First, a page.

Shanahan believes that while processed meats like hot dogs can inherently be unhealthy, it’s wrong to zero in on just hot dogs as the study does in highlighting the food. 

“We haven’t established that hot dogs are toxic and not all hot dogs are created equal,” she said. “… What’s most important to know about hot dogs is they don’t have seed oils. And what’s most unhealthy is industry-produced vegetable oils that accumulate in our body fat and disrupt our body’s energy-producing systems.”

Source: USA Today

Scientists Reverse Age-Related Vision Loss, Eye Damage From Glaucoma In Mice

Harvard Medical School scientists have successfully restored vision in mice by turning back the clock on aged eye cells in the retina to recapture youthful gene function.

The team’s work, described Dec. 2 in Nature, represents the first demonstration that it may be possible to safely reprogram complex tissues, such as the nerve cells of the eye, to an earlier age.

In addition to resetting the cells’ aging clock, the researchers successfully reversed vision loss in animals with a condition mimicking human glaucoma, a leading cause of blindness around the world.

The achievement represents the first successful attempt to reverse glaucoma-induced vision loss, rather than merely stem its progression, the team said. If replicated through further studies, the approach could pave the way for therapies to promote tissue repair across various organs and reverse aging and age-related diseases in humans.

“Our study demonstrates that it’s possible to safely reverse the age of complex tissues such as the retina and restore its youthful biological function,” said senior author David Sinclair, professor of genetics in the Blavatnik Institute at Harvard Medical School, co-director of the Paul F. Glenn Center for Biology of Aging Research at HMS and an expert on aging.

Sinclair and colleagues caution that the findings remain to be replicated in further studies, including in different animal models, before any human experiments. Nonetheless, they add, the results offer a proof of concept and a pathway to designing treatments for a range of age-related human diseases.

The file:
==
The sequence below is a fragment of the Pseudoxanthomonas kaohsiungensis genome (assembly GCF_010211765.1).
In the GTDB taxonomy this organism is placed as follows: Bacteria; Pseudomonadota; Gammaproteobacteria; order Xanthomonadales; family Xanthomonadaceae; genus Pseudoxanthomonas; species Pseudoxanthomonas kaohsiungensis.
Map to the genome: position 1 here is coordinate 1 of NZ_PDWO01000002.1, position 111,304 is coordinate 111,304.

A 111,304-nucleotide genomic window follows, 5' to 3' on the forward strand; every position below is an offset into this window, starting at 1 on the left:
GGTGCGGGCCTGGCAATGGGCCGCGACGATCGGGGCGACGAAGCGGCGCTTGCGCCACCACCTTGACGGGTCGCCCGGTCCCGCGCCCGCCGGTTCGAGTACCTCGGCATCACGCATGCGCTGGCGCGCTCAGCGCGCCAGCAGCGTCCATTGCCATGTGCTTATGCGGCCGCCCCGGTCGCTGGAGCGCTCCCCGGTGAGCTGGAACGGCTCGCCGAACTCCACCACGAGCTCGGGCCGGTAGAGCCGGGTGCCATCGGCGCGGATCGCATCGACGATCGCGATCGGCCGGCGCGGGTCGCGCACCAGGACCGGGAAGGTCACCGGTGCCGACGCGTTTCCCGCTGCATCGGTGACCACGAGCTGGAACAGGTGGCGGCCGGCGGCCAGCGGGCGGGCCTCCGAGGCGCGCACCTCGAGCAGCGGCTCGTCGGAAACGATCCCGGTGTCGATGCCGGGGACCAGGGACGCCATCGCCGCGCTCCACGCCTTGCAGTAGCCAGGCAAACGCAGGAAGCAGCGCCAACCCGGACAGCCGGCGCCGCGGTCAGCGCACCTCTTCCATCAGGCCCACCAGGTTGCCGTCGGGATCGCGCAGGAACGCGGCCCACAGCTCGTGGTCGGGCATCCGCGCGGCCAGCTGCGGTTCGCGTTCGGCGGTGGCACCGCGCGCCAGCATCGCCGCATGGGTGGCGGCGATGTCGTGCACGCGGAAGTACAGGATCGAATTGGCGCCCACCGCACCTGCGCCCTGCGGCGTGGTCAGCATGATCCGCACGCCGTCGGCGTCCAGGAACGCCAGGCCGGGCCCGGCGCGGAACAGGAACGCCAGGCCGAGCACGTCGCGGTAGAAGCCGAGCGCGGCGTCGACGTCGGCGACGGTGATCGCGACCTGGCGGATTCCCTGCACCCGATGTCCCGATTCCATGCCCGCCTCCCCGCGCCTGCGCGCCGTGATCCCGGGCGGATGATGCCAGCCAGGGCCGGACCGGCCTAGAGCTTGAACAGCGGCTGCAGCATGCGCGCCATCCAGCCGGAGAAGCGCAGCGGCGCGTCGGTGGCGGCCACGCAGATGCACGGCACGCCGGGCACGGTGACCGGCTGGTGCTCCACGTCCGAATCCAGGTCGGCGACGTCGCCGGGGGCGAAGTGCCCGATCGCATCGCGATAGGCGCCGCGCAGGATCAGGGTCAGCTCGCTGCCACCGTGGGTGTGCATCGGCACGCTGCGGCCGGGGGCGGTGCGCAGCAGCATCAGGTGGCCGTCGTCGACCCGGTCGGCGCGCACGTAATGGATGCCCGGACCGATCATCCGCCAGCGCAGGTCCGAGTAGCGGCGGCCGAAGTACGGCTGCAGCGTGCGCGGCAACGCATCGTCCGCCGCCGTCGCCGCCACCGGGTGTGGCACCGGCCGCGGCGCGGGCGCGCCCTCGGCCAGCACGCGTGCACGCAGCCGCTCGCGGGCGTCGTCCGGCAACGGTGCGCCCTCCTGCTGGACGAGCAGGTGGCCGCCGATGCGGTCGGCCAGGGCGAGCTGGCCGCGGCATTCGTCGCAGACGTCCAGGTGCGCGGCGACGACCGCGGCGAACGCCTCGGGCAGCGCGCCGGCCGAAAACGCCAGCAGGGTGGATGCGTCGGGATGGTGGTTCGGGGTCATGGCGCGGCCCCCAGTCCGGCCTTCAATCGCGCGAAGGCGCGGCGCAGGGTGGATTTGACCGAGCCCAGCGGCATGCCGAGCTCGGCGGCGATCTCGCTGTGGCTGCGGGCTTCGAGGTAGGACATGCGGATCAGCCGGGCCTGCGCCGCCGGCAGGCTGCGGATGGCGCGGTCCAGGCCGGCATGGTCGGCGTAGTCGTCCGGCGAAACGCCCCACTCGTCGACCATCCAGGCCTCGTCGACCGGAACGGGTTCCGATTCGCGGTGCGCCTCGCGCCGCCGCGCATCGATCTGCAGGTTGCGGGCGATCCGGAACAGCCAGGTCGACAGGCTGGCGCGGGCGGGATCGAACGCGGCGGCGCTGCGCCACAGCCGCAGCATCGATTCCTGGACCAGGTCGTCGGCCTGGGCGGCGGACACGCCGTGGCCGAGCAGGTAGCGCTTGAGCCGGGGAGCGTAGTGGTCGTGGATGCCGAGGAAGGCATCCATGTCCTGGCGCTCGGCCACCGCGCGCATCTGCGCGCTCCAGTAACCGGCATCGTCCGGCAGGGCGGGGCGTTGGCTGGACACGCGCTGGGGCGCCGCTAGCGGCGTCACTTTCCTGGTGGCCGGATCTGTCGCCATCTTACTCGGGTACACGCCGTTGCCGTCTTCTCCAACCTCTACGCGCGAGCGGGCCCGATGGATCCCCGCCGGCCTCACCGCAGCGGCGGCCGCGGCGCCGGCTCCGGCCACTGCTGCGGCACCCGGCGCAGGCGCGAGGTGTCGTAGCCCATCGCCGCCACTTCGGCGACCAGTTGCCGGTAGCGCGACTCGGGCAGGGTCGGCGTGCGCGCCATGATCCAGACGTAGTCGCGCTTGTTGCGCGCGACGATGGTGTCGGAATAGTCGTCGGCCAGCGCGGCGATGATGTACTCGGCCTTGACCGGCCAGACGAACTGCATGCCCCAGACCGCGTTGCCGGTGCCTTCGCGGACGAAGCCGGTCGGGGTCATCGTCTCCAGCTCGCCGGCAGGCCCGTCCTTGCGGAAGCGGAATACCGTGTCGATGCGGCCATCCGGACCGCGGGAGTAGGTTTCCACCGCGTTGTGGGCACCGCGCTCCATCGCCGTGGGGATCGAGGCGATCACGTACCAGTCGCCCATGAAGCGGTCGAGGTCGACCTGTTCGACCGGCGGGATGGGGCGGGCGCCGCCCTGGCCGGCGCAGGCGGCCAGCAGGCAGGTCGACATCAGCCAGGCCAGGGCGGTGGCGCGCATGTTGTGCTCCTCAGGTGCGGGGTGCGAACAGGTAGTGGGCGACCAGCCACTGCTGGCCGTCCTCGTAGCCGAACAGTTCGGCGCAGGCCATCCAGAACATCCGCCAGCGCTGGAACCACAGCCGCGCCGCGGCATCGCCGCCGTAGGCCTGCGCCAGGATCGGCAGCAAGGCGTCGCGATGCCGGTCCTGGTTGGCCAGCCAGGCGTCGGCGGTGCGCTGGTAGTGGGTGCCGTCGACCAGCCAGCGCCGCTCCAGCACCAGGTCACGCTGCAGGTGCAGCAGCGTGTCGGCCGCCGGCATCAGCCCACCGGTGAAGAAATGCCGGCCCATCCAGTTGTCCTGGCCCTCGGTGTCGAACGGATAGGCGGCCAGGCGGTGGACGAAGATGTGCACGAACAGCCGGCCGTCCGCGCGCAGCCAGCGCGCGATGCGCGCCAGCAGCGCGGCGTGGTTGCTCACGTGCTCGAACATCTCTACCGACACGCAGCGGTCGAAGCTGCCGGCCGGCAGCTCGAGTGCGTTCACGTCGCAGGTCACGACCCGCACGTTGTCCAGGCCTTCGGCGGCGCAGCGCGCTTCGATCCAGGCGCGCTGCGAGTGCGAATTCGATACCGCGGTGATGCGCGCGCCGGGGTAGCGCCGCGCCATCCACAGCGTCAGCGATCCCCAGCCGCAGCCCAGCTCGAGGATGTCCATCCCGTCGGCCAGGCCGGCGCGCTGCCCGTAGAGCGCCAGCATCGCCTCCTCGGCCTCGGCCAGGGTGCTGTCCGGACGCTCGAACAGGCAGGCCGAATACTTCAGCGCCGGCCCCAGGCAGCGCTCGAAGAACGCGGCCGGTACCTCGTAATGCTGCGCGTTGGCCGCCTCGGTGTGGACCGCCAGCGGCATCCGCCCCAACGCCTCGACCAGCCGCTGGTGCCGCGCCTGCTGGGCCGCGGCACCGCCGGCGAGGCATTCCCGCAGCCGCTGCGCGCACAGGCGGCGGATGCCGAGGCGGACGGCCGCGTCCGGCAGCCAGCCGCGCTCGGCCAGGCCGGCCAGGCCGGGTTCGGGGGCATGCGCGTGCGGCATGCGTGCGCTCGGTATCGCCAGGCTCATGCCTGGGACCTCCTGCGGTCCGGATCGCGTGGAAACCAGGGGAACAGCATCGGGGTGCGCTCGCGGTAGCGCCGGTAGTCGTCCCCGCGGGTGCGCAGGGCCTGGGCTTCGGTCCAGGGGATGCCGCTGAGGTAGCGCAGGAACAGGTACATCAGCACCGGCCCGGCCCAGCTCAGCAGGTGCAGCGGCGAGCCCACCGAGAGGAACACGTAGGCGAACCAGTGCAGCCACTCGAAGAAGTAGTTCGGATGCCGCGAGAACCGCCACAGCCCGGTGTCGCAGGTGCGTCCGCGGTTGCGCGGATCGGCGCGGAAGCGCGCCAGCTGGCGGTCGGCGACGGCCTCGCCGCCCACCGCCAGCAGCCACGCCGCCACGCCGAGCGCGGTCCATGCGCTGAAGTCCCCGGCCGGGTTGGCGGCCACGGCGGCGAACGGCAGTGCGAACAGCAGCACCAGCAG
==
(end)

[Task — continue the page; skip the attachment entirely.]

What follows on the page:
“If affirmed through further studies, these findings could be transformative for the care of age-related vision diseases like glaucoma and to the fields of biology and medical therapeutics for disease at large,” Sinclair said.

Source: Medical Xpress

For the first time since the Great Depression, a majority of young adults (ages 18-29) in the U.S. now live with their parents — Report

As COVID-19 swept the country this year, millions of young adults retreated to familiar territory: living at home with mom and dad.

A majority of young Americans ages 18 to 29 are now living with at least one of their parents, according to a Pew Research Center analysis of Current Population Survey data. About 52% of this age group, 26.6 million people in total, were living with their parents in July, compared to 47% at the same time last year. This number surpassed the previous record of 48%, which was set in 1940, during the Great Depression.

Since the proportion of 18 to 29 year olds living at home hit a low of 29% in 1960, the number has risen over the decades, jumping to 36% in 1990, to 38% in 2000 and 44% in 2010. However, the increase this year is notably sharp, and tracks with the trajectory of the pandemic; while about 46% or 47% of young adults lived at home through 2019, in 2020 the number jumped to 49% in March, 51% in April and 52% from May through July.

Source: Time